There appears to be a big pot of gold for Uncle Sam at the end of the Rainbow spin-off, and it may have to come out of Cablevision shareholders' pockets.
In a world where companies work overtime to avoid enriching the IRS, investors are surprised--maybe astounded is more the term--to find that Chuck Dolan’s planned buyout of Cablevision Systems could force both the company and its shareholders to incur, unexpectedly, hundreds of millions of dollars in taxes.
Cablevision Chairman Dolan and his family plan to take Cablevision private, keep its lucrative cable systems, and spin its slow-growing Rainbow Media programming division back out to shareholders. The plan calls for public shareholders to receive $7.9 billion, or $33.50 per share. Investors would get $21 of that in cash and $12.50 in Rainbow Media stock.
The cash portion of buyouts are nearly always taxable. The surprise lies in the Rainbow spin-off. Media companies execute similar spin-offs fairly routinely. Structuring them to be tax-free is not dramatically complicated. “I couldn’t believe it,” says Robert Willens, highly-regarded accounting analyst for Lehman Bros., who wrote a detailed report on the Rainbow tax problem on Tuesday. “Having looked at 20 million spin-offs in my day I can tell you that [this doesn't] doens’t come around that often.”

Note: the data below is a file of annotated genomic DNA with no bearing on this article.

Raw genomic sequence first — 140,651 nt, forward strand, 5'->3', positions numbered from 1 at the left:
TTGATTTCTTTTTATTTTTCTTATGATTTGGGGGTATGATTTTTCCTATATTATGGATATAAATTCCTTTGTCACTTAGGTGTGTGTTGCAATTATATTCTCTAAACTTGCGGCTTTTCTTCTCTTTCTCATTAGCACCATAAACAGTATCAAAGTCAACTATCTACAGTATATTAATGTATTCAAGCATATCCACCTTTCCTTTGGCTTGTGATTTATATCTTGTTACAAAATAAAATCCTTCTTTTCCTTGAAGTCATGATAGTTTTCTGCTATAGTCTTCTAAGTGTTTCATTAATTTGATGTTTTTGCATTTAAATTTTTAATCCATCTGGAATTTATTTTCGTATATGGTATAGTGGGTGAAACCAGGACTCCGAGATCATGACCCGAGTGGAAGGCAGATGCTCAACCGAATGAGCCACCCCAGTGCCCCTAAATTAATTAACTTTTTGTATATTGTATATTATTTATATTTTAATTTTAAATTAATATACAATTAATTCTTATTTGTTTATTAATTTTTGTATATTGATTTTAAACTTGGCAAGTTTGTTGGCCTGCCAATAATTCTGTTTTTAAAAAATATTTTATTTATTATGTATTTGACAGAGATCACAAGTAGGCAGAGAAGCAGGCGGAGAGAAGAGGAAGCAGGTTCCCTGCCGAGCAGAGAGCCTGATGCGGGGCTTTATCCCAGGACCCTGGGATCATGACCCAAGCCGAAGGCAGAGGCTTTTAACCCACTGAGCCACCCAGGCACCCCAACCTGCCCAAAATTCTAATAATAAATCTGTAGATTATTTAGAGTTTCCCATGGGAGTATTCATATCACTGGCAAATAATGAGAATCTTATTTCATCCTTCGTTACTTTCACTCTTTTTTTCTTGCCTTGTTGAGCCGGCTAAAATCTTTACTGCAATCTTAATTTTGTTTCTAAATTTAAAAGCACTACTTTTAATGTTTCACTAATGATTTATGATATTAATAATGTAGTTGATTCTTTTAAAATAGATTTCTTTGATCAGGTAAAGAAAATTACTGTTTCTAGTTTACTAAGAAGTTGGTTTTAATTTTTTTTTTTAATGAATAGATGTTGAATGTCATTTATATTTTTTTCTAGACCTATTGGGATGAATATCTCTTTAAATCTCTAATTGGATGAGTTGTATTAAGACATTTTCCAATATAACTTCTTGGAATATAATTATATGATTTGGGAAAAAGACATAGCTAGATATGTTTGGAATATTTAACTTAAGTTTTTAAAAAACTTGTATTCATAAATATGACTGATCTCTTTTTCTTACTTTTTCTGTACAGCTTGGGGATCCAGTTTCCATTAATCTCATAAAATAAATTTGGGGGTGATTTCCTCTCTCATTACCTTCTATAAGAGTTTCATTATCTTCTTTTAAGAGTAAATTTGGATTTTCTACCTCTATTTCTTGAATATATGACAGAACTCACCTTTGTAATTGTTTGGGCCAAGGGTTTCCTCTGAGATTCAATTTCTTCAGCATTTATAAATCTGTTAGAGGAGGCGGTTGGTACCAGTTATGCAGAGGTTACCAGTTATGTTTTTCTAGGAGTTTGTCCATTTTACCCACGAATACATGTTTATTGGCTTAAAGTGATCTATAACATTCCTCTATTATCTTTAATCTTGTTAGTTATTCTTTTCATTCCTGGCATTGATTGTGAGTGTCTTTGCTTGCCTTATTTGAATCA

A source close to the transaction acknowledged that the spin-off could well be taxable, but even if Dolans’ deal is approved by Cablevision’s board, it would take months for the IRS to rule on its tax implications.
A taxable spin-off can be a nasty trick to play. Investors receive stock, but they have to fork over cash to the IRS. It’s like winning a Lincoln Navigator on Wheel Of Fortune, then having to pay taxes on it.
Broadly speaking, the IRS wants to tax you if someone writes you a check. But the spin-off of a division is essentially handing shareholders assets they already own. So tax laws give companies a number of ways to prevent spin-offs from becoming taxable events. But if ownership of the assets does actually change hands along the way, the IRS wants to be paid.
This is precisely how the Dolan family has structured this deal. Based on loan documents the Dolans have filed in connection with the deal, accounting analysts believe that Cablevision shareholders will be paying extra taxes.
Even worse, the spin-off will be taxed twice. Willens says the transaction could be taxable not just to shareholders, but to Cablevision itself. That could burn up a few hundred million dollars more.
Media analysts said they were working to understand precisely how big a tax hit Cablevision and investors would incur.
There are other ways for the Dolans to get Cablevision’s systems without necessarily triggering the additional taxes. Cablevision, for example, could simply sell the systems to the family and leave Rainbow behind in the existing corporation.
But the Dolans’ proposal offers them protection from rival bids. The company’s board could reject the family’s bid as too cheap. But any bid would have to pass muster with shareholders. And since the Dolans control 71% of the company’s shareholder votes, they could reject any other buyer.